The government should rethink its relationship with its design providers and explore design’s potential to unlock innovation for the public sector, according to a new report
The report, titled Design and the Public Good: Creativity versus the Procurement Process? predicts that increasing government pressure to innovate could be the catalyst for an improved relationship between the public sector and the design industry.
Previous efforts to improve standards of public sector procurement of creative services have seen only limited success. The report calls for a move to outcome-based commissioning – a shift that would support SME engagement and benefit the end-user.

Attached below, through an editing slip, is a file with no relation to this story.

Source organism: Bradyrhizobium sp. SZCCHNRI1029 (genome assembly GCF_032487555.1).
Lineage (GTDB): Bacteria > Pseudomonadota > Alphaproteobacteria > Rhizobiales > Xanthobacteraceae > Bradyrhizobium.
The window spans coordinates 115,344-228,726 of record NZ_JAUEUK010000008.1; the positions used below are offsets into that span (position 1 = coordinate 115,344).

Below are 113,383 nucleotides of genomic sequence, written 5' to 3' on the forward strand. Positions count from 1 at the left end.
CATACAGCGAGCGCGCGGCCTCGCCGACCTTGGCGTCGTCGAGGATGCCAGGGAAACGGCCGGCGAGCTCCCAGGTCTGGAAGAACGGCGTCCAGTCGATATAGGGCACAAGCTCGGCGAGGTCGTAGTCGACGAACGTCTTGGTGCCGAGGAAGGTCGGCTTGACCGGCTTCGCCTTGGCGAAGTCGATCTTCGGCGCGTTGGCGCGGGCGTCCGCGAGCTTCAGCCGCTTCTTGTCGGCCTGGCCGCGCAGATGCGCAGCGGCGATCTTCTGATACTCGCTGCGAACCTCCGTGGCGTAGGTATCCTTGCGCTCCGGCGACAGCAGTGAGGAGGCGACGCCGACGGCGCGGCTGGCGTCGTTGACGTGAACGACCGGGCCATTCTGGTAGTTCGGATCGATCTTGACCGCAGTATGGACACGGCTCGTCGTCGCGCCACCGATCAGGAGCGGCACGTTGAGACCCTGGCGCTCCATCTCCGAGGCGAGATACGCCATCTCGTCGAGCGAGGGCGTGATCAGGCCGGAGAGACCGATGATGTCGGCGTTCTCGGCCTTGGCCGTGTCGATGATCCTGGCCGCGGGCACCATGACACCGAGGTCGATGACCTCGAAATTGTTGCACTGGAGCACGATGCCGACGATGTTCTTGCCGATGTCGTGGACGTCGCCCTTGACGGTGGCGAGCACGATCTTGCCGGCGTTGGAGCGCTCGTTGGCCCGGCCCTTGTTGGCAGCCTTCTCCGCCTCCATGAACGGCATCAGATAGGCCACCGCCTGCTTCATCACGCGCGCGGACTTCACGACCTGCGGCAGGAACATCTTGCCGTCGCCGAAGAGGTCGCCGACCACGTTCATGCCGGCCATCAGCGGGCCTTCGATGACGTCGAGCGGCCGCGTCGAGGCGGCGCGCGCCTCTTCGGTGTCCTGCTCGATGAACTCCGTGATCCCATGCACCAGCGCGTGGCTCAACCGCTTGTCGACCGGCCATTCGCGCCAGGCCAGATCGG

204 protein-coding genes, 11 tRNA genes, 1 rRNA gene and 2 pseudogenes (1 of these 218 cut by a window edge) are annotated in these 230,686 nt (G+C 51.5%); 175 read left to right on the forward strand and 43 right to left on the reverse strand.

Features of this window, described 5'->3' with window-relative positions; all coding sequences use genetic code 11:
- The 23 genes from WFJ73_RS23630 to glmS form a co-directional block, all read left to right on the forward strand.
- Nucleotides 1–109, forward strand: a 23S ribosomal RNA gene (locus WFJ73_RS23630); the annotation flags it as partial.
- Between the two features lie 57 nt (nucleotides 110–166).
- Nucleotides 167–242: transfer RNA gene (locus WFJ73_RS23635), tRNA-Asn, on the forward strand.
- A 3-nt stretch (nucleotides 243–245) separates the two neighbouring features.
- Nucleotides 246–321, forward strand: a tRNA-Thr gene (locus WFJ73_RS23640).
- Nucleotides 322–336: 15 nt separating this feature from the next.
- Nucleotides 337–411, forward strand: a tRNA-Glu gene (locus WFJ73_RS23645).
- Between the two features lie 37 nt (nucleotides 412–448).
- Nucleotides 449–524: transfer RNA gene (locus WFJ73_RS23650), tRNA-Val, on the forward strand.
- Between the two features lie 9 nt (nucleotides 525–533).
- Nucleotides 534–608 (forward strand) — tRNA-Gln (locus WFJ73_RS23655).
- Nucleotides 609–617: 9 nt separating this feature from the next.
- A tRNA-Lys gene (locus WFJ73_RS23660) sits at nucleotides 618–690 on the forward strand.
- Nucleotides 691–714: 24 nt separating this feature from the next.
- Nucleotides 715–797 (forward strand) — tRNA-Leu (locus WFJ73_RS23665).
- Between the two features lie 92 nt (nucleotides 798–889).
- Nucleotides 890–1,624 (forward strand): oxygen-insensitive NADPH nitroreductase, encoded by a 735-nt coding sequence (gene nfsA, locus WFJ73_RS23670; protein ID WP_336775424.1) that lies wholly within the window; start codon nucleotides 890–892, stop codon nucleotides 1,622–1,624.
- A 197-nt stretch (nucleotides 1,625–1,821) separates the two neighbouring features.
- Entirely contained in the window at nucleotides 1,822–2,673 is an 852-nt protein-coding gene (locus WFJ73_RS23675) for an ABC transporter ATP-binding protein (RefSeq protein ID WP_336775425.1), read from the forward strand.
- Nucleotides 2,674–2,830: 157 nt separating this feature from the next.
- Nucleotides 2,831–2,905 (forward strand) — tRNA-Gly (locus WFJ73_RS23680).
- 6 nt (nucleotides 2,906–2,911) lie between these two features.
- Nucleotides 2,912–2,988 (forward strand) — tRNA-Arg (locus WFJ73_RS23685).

“Government tries to choose design, when actually it needs to get better at choosing designers,” said one contributor. “There seems to be an absolute acceptance to pay for science but a reluctance to pay the right price for creativity – creative thinking or design,” said another.
The report’s recommendations include improved understanding of design and innovation, the appointment of a chief adviser for design and innovation, a campaign to raise the profile of design and a register of expert advisers. It also wants to see a design and procurement panel and a single, simplified tender approach.
A copy of the report can be downloaded here.